It’s important to note that at the time Fox attended Rutgers, the undergraduate program was open only to men.

After completing her studies at Rutgers, Fox continued with her mission for equality and worked at the University of Wisconsin as an assistant to Kathryn “Kay” Clarenbach, Ph.D., the co-founder, and leader of National Organization for Women (NOW).

Fox said, “During the time I worked with her, she was Chair of the Wisconsin Commission on the Status of Women and organizer of the National Women’s Political Caucus. During the 1970s, I also was involved in a variety of other feminist organizations and endeavors, including being among the thousands who worked for the passage of the Equal Rights Amendment (ERA).”

Opportunities for women have certainly increased from what they were when Fox first began exploring her options for higher education. TWH asked Fox she feels women’s rights have advanced over the past decades.

“There have been many advances in the quest for equal rights for women,” Fox stated.

She continued, “Here are a few examples: Most educational institutions are now open to women students. Women’s Studies/Gender Studies courses are being taught in many places. Most career paths are now open for women.”

Suffragists Monument Guide US Capitol – Image credit: Selena Fox

 

For younger women in particular, it might be easy to not even beware of all the ways women were discriminated against in the past. Financial institutions, which can play a huge role in independence for anyone, frequently had policies in place when it came to loans, credit cards, and even just opening an account that required women to have a male co-signer.

Fox pointed this fact out, “Women can get credit cards in their own names without having a man as co-signer.”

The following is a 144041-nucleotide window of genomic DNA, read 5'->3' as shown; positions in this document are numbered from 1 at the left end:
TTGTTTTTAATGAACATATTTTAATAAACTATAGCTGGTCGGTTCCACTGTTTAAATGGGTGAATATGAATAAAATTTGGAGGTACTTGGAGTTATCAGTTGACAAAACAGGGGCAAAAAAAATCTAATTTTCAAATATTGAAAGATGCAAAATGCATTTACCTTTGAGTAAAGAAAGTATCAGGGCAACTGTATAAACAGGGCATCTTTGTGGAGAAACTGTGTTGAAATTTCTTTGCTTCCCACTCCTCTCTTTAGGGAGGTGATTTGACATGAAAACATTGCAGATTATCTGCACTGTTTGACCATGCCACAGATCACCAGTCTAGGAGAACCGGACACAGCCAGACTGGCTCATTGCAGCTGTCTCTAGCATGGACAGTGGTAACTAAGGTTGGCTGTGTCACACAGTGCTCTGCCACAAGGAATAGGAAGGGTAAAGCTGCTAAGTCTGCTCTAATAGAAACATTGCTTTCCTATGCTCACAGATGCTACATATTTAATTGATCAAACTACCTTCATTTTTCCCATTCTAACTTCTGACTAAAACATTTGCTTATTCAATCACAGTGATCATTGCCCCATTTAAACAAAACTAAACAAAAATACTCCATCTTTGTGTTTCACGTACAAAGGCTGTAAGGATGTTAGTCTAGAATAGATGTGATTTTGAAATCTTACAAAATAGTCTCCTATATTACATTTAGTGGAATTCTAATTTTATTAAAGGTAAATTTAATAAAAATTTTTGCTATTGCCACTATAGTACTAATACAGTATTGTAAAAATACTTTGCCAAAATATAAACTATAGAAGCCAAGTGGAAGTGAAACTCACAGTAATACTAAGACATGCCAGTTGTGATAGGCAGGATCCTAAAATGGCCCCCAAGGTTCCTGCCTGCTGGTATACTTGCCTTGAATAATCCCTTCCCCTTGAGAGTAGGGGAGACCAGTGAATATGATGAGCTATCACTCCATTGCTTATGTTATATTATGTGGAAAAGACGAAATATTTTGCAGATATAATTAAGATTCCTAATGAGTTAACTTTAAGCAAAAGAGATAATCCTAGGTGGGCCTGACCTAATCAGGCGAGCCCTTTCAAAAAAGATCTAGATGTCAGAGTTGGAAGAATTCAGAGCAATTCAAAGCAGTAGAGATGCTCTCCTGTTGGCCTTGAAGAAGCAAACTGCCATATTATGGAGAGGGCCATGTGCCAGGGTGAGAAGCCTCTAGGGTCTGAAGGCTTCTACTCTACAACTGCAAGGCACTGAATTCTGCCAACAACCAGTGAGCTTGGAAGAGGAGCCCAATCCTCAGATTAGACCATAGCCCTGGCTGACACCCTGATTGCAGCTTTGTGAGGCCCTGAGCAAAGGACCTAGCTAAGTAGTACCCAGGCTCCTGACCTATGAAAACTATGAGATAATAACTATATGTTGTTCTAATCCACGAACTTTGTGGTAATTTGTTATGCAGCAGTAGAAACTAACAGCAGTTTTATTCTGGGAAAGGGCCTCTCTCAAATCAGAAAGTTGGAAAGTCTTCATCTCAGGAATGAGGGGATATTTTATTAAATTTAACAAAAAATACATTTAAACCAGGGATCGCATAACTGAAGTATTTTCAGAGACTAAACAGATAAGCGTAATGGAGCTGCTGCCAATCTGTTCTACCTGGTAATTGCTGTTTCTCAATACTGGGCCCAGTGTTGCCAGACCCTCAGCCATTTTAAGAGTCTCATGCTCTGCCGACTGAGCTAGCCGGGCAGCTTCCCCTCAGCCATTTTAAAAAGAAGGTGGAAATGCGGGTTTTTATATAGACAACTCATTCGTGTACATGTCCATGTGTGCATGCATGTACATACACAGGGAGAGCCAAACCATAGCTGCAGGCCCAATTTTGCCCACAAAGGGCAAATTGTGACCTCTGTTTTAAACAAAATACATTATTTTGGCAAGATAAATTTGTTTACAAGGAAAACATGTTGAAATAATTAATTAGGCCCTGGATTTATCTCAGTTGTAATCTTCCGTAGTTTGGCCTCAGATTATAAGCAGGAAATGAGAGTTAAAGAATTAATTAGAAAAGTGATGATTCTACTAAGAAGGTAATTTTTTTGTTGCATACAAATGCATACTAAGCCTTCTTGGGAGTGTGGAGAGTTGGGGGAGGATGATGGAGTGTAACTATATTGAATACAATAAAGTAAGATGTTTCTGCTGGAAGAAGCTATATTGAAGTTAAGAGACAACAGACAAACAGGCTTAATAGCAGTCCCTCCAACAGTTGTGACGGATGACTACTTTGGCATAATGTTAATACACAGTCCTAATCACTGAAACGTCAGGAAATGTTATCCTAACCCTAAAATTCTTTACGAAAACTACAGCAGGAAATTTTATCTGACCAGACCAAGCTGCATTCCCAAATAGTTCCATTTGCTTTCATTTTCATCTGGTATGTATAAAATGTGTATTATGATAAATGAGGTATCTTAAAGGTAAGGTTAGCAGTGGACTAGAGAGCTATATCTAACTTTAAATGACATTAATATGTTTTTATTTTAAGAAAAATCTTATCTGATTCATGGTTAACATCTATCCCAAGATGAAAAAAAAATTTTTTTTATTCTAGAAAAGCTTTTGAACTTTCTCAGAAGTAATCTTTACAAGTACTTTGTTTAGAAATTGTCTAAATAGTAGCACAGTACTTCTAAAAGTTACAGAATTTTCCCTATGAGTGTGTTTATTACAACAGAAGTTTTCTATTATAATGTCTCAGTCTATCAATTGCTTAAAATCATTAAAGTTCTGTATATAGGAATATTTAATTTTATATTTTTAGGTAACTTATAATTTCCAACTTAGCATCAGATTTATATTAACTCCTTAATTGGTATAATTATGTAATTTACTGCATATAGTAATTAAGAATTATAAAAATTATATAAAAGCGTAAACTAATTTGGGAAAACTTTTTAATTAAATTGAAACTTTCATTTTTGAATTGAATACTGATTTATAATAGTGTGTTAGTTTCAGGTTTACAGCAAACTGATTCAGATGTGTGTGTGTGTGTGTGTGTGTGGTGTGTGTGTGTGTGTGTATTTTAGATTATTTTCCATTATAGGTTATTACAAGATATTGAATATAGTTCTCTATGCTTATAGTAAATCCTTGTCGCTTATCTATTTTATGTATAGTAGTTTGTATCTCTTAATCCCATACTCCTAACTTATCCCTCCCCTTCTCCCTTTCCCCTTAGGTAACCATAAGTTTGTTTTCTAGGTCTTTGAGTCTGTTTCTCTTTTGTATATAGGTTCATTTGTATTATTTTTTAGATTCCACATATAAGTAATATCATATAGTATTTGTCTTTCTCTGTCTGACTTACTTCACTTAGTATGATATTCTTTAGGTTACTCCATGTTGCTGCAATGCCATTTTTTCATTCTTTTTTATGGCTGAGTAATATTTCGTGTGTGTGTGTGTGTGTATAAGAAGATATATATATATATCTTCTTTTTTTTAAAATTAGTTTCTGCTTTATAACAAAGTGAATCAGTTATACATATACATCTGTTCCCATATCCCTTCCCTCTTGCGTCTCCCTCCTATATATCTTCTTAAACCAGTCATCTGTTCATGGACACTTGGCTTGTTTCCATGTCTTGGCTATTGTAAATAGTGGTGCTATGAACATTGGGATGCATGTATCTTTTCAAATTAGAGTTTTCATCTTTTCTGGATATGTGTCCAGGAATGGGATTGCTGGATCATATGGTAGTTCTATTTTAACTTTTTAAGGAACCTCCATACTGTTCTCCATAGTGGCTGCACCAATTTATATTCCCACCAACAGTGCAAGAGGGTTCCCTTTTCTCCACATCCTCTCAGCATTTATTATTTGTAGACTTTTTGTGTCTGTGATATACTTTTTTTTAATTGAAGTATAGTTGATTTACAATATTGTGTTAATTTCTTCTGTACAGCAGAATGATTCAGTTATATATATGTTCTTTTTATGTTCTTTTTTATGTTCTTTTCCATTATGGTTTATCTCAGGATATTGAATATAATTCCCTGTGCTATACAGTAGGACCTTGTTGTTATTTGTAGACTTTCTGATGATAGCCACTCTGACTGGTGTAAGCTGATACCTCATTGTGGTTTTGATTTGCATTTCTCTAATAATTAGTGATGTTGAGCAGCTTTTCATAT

She went on to highlight many of the other aspects of society that have changed for the better for women, “More women are running for and being elected to public office. Increasing numbers of women are successfully starting and running businesses. There are more women being ordained and in leadership positions in more religious traditions. Women and men in many families now are equally sharing household chores and childrearing.”

TWH asked Fox what was her most important message for our readers as she reflects on equality, women’s rights, and the centennial.

Fox responded quickly and emphatically with, “Whatever your gender identity — register to vote, learn about candidates and issues, make your choices, and VOTE!”

Fox will be hosting a special Votes for Women Centennial Celebration on Women’s Equality Day, this evening at 7 pm CDT via video live stream on her main Facebook page, and via audio podcast on Nature Spirituality on CSNP, Circle Sanctuary’s internet radio network.

Tomorrow we will have the conclusion of our interview with Selena Fox on the challenges that still lie ahead, and the controversy over the pardoning Susan B. Anthony.